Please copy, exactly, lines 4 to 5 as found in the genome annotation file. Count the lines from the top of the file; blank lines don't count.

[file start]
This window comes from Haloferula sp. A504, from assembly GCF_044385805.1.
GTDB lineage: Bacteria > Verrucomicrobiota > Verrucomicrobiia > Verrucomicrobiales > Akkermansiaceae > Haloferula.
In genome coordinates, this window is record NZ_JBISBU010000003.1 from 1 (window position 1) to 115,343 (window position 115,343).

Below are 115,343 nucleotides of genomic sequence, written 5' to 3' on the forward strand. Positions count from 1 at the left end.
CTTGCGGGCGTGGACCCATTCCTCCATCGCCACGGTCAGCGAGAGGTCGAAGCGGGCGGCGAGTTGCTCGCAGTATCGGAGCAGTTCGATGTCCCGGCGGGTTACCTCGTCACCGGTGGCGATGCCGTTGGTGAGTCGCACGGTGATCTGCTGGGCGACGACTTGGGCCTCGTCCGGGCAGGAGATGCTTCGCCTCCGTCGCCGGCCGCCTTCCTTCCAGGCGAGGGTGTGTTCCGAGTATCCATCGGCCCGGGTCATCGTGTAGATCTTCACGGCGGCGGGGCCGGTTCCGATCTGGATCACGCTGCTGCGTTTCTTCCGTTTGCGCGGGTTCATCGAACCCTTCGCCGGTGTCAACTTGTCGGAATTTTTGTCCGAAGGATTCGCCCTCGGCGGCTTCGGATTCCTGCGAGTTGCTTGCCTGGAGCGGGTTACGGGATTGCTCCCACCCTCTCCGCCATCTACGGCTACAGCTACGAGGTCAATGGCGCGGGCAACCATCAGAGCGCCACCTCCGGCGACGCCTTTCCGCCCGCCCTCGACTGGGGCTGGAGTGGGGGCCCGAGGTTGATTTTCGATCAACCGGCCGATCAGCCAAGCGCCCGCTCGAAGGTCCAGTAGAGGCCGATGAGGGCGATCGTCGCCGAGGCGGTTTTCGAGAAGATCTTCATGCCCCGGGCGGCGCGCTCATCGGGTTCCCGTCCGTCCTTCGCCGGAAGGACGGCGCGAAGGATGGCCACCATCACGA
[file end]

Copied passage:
Below are 115,343 nucleotides of genomic sequence, written 5' to 3' on the forward strand. Positions count from 1 at the left end.
CTTGCGGGCGTGGACCCATTCCTCCATCGCCACGGTCAGCGAGAGGTCGAAGCGGGCGGCGAGTTGCTCGCAGTATCGGAGCAGTTCGATGTCCCGGCGGGTTACCTCGTCACCGGTGGCGATGCCGTTGGTGAGTCGCACGGTGATCTGCTGGGCGACGACTTGGGCCTCGTCCGGGCAGGAGATGCTTCGCCTCCGTCGCCGGCCGCCTTCCTTCCAGGCGAGGGTGTGTTCCGAGTATCCATCGGCCCGGGTCATCGTGTAGATCTTCACGGCGGCGGGGCCGGTTCCGATCTGGATCACGCTGCTGCGTTTCTTCCGTTTGCGCGGGTTCATCGAACCCTTCGCCGGTGTCAACTTGTCGGAATTTTTGTCCGAAGGATTCGCCCTCGGCGGCTTCGGATTCCTGCGAGTTGCTTGCCTGGAGCGGGTTACGGGATTGCTCCCACCCTCTCCGCCATCTACGGCTACAGCTACGAGGTCAATGGCGCGGGCAACCATCAGAGCGCCACCTCCGGCGACGCCTTTCCGCCCGCCCTCGACTGGGGCTGGAGTGGGGGCCCGAGGTTGATTTTCGATCAACCGGCCGATCAGCCAAGCGCCCGCTCGAAGGTCCAGTAGAGGCCGATGAGGGCGATCGTCGCCGAGGCGGTTTTCGAGAAGATCTTCATGCCCCGGGCGGCGCGCTCATCGGGTTCCCGTCCGTCCTTCGCCGGAAGGACGGCGCGAAGGATGGCCACCATCACGA